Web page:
Spring Review: The Tight Ends

Paul Carrezola

The tight end position was in flux throughout the 2009 season, but the spring showed Rutgers has young talent at the spot. Paul Carrezola and D.C. Jefferson each should play important roles in the 2010 offense, and both enter the summer coming off strong spring practices.

After watching Paul Carrezola and D.C. Jefferson perform in spring practice, it's easy to see why the tight ends should play a major role in Rutgers' offense in 2010.

Jefferson, a red-shirt sophomore, and Paul Carrezola, a red-shirt freshman, proved they could be excellent players, and definitely eases the burden on the position after Shamar Graves' eligibility ran out after last season.

The biggest area of growth for Jefferson, a converted quarterback, came in his understanding of what he needs to do to become a factor at tight end. His 6-fot-6, 250-pound frame gives him the size to play the position, but now he knows he must block in order to be effective.

He spent more time in the film room and refined his technique. Although he is not a polished blocker, as the spring concluded, Jefferson's blocking improved.

Jefferson creates mismatches all over the field in the passing game, with even linebackers having difficulty dealing with his size. But his time was limited because he didn't change positions until late in training camp, and he had to learn the position while involved in the season.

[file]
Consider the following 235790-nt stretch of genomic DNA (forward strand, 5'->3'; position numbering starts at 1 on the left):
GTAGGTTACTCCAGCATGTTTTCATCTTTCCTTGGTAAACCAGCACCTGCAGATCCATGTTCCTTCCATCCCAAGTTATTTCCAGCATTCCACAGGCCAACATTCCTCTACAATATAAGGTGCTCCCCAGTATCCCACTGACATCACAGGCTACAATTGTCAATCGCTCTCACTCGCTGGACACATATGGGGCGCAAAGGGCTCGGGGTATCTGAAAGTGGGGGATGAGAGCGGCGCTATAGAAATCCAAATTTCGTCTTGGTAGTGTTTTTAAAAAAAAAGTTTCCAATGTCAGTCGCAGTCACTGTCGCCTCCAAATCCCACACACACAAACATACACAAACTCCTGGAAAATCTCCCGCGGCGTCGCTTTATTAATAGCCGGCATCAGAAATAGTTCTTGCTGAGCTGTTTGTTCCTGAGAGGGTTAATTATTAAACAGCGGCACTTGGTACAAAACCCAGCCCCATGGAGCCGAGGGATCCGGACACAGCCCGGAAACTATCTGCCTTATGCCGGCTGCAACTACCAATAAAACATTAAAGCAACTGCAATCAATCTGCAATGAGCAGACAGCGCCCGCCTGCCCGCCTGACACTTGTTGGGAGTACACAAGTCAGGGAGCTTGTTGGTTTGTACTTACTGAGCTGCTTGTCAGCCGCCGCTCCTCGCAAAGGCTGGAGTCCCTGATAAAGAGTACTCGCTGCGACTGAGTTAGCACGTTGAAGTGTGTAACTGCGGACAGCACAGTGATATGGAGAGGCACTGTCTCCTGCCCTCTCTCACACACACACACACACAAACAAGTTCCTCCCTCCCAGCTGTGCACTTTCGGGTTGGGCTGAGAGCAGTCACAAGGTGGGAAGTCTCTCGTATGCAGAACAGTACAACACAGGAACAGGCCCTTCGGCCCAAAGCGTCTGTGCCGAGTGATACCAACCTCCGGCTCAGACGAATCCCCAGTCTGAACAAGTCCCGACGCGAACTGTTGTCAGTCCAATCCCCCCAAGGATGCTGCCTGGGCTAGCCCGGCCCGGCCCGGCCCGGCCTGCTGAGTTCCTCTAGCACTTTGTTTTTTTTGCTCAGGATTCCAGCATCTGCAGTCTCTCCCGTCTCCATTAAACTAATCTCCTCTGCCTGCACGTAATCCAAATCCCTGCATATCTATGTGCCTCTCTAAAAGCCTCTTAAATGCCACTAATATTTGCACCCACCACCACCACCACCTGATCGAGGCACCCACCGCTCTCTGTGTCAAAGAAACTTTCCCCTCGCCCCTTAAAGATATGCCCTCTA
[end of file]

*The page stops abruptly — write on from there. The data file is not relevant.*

Jefferson caught five passes for 108 yards, but his potential is off the charts. He showed above average hands in the spring, often catching the ball despite tight coverage.

Carrezola's spring was strong as well, and he began in a hurry. By the time a few spring practices were complete, his ability to catch the ball, get down the field and find open spaces was evident.

Equally pleasing for the Scarlet Knights was Carrezola's blocking ability. He understands pad level and has the strength to effectively block in the running game. If not for hamstring and back injuries last season, Carrezola likely would have shed his red-shirt and played as a true freshman.

Another interesting part of the tight end game was the surge by red-shirt freshman Malcolm Bush as spring practice wore on. Bush didn't get off to a quick start in the spring, but by the end of it his blocking was markedly improved and he was consistent in the passing game.

Evan Lampert was solid in run blocking and proved he was a viable option in short-yardage situations and sophomore Tony Trahan brings versatility to the position because of his ability to get down the field.

In 2009, Graves (14 catches), Jefferson (5) and Traham (2) combined for 21 catches and one touchdown, but the run blocking from the position was always in question. That should not be the case in 2010, where the spring proved tight end should be a position of strength.

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